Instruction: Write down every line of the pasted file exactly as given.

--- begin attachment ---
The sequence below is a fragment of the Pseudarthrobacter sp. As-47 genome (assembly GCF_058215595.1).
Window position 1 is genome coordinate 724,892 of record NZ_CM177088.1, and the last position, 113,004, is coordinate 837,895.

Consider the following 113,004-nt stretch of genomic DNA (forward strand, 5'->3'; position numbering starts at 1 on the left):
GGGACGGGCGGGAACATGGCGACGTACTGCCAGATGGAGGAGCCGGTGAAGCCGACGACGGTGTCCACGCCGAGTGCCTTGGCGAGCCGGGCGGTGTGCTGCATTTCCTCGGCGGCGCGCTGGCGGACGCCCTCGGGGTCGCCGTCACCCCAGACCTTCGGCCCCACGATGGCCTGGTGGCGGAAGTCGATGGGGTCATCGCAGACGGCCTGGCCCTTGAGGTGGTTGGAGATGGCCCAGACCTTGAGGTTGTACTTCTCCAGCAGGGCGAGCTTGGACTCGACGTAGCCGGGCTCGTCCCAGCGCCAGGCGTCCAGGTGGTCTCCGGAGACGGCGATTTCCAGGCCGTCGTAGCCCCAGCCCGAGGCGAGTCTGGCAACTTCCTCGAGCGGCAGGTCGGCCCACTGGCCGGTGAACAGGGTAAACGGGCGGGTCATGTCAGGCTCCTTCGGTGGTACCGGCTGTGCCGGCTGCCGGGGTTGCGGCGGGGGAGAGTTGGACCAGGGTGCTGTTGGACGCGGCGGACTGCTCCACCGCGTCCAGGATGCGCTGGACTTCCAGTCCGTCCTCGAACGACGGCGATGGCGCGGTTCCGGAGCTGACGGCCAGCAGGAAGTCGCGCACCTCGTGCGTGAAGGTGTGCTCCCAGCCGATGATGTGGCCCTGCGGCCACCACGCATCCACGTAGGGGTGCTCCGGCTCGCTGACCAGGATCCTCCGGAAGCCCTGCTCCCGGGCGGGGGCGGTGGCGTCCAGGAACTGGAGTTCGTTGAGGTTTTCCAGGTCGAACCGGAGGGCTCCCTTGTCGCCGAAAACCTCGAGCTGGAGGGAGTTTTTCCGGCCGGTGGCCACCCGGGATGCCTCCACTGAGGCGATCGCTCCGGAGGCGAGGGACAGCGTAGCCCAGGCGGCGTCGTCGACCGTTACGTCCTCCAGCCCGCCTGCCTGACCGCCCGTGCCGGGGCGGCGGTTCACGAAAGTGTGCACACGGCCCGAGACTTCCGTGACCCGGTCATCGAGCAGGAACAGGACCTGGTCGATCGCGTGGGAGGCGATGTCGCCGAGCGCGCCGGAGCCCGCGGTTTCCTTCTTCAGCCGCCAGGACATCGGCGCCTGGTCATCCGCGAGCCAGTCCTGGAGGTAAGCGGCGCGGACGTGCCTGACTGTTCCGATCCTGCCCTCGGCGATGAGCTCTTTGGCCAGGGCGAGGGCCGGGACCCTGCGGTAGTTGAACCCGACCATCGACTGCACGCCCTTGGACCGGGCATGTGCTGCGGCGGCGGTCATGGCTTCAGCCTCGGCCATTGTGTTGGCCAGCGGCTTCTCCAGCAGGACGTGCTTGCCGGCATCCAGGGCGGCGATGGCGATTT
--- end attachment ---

The sequence below is a fragment of the Pseudarthrobacter sp. As-47 genome (assembly GCF_058215595.1).
Window position 1 is genome coordinate 724,892 of record NZ_CM177088.1, and the last position, 113,004, is coordinate 837,895.

Consider the following 113,004-nt stretch of genomic DNA (forward strand, 5'->3'; position numbering starts at 1 on the left):
GGGACGGGCGGGAACATGGCGACGTACTGCCAGATGGAGGAGCCGGTGAAGCCGACGACGGTGTCCACGCCGAGTGCCTTGGCGAGCCGGGCGGTGTGCTGCATTTCCTCGGCGGCGCGCTGGCGGACGCCCTCGGGGTCGCCGTCACCCCAGACCTTCGGCCCCACGATGGCCTGGTGGCGGAAGTCGATGGGGTCATCGCAGACGGCCTGGCCCTTGAGGTGGTTGGAGATGGCCCAGACCTTGAGGTTGTACTTCTCCAGCAGGGCGAGCTTGGACTCGACGTAGCCGGGCTCGTCCCAGCGCCAGGCGTCCAGGTGGTCTCCGGAGACGGCGATTTCCAGGCCGTCGTAGCCCCAGCCCGAGGCGAGTCTGGCAACTTCCTCGAGCGGCAGGTCGGCCCACTGGCCGGTGAACAGGGTAAACGGGCGGGTCATGTCAGGCTCCTTCGGTGGTACCGGCTGTGCCGGCTGCCGGGGTTGCGGCGGGGGAGAGTTGGACCAGGGTGCTGTTGGACGCGGCGGACTGCTCCACCGCGTCCAGGATGCGCTGGACTTCCAGTCCGTCCTCGAACGACGGCGATGGCGCGGTTCCGGAGCTGACGGCCAGCAGGAAGTCGCGCACCTCGTGCGTGAAGGTGTGCTCCCAGCCGATGATGTGGCCCTGCGGCCACCACGCATCCACGTAGGGGTGCTCCGGCTCGCTGACCAGGATCCTCCGGAAGCCCTGCTCCCGGGCGGGGGCGGTGGCGTCCAGGAACTGGAGTTCGTTGAGGTTTTCCAGGTCGAACCGGAGGGCTCCCTTGTCGCCGAAAACCTCGAGCTGGAGGGAGTTTTTCCGGCCGGTGGCCACCCGGGATGCCTCCACTGAGGCGATCGCTCCGGAGGCGAGGGACAGCGTAGCCCAGGCGGCGTCGTCGACCGTTACGTCCTCCAGCCCGCCTGCCTGACCGCCCGTGCCGGGGCGGCGGTTCACGAAAGTGTGCACACGGCCCGAGACTTCCGTGACCCGGTCATCGAGCAGGAACAGGACCTGGTCGATCGCGTGGGAGGCGATGTCGCCGAGCGCGCCGGAGCCCGCGGTTTCCTTCTTCAGCCGCCAGGACATCGGCGCCTGGTCATCCGCGAGCCAGTCCTGGAGGTAAGCGGCGCGGACGTGCCTGACTGTTCCGATCCTGCCCTCGGCGATGAGCTCTTTGGCCAGGGCGAGGGCCGGGACCCTGCGGTAGTTGAACCCGACCATCGACTGCACGCCCTTGGACCGGGCATGTGCTGCGGCGGCGGTCATGGCTTCAGCCTCGGCCATTGTGTTGGCCAGCGGCTTCTCCAGCAGGACGTGCTTGCCGGCATCCAGGGCGGCGATGGCGATTT